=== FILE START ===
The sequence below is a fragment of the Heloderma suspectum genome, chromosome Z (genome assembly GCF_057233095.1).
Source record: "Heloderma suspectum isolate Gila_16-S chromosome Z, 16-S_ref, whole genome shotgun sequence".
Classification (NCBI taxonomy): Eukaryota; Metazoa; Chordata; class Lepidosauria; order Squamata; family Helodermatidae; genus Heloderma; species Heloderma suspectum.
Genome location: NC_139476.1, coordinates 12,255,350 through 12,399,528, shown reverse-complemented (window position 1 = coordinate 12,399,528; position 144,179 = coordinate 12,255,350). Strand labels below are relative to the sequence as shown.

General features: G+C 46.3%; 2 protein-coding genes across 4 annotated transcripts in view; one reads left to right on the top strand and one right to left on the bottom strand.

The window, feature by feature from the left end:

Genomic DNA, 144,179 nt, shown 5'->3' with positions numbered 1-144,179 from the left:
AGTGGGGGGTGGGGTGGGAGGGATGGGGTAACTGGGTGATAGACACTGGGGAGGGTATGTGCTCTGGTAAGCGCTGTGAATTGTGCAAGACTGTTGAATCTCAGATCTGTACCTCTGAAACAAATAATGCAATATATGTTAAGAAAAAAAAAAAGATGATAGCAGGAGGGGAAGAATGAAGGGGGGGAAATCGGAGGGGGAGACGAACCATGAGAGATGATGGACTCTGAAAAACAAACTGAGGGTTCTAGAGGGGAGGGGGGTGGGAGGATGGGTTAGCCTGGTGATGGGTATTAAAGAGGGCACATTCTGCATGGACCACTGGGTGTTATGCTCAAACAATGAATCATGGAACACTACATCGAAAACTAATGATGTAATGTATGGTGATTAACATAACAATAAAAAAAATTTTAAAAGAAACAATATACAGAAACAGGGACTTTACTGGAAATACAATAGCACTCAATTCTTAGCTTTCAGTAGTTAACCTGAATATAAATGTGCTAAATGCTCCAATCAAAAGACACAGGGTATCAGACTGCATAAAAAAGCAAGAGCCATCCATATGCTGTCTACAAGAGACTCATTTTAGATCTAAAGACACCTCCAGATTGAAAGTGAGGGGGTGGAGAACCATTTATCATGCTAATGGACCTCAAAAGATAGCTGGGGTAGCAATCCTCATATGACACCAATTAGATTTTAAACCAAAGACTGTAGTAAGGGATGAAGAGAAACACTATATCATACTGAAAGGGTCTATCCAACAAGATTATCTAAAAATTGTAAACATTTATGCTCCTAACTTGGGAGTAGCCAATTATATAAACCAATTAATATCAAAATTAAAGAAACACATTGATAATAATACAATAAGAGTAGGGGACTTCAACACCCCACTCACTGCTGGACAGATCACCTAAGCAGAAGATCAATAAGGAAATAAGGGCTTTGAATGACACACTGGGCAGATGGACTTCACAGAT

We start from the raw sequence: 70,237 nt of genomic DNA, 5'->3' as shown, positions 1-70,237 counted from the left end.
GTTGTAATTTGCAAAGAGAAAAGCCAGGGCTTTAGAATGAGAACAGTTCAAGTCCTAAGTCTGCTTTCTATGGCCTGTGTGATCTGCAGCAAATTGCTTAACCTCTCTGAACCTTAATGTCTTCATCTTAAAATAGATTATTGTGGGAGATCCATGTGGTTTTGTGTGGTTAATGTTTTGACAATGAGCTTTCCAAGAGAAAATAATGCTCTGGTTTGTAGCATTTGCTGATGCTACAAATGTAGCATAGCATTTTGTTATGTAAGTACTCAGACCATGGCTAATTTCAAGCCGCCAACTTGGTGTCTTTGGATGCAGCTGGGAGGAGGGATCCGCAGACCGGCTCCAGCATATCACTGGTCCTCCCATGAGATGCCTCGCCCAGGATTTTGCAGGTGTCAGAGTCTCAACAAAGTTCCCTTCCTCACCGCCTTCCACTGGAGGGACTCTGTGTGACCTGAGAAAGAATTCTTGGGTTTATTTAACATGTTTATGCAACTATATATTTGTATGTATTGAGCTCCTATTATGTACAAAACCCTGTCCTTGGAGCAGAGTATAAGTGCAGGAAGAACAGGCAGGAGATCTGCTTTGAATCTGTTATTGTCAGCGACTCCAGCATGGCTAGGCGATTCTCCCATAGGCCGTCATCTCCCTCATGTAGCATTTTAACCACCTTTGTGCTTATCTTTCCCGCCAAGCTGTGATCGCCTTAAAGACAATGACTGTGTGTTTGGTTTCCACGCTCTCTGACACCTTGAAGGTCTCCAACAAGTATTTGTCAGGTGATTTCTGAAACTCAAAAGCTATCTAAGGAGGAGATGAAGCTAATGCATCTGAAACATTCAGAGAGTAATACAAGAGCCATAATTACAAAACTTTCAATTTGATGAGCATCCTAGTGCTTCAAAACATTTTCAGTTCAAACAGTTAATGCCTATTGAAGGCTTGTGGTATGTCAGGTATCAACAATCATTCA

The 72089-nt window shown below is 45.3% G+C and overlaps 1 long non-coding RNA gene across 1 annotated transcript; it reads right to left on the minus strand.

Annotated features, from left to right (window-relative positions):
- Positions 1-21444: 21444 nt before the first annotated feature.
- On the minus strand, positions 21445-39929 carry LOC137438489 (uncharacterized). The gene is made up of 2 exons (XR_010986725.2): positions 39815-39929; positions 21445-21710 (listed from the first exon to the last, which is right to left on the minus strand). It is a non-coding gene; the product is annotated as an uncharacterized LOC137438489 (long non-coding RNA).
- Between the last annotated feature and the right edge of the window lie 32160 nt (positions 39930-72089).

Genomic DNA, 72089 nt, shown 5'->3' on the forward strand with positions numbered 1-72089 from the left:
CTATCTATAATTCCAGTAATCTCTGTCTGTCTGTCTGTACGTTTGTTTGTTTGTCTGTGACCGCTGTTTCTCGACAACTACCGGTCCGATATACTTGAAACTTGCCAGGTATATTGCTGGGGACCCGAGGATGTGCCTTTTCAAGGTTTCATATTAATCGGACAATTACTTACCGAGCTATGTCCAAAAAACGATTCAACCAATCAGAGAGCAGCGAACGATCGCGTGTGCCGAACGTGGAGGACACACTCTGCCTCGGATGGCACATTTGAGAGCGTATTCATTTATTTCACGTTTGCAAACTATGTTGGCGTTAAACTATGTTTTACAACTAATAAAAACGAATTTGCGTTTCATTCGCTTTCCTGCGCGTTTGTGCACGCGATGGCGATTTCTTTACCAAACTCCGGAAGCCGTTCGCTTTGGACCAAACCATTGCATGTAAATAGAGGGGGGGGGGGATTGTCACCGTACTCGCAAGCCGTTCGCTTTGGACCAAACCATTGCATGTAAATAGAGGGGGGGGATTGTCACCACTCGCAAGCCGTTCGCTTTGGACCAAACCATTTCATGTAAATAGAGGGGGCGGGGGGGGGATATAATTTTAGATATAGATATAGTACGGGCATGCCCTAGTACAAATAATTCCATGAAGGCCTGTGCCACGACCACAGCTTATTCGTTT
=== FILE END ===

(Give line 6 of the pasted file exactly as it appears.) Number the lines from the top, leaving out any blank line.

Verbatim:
The window, feature by feature from the left end: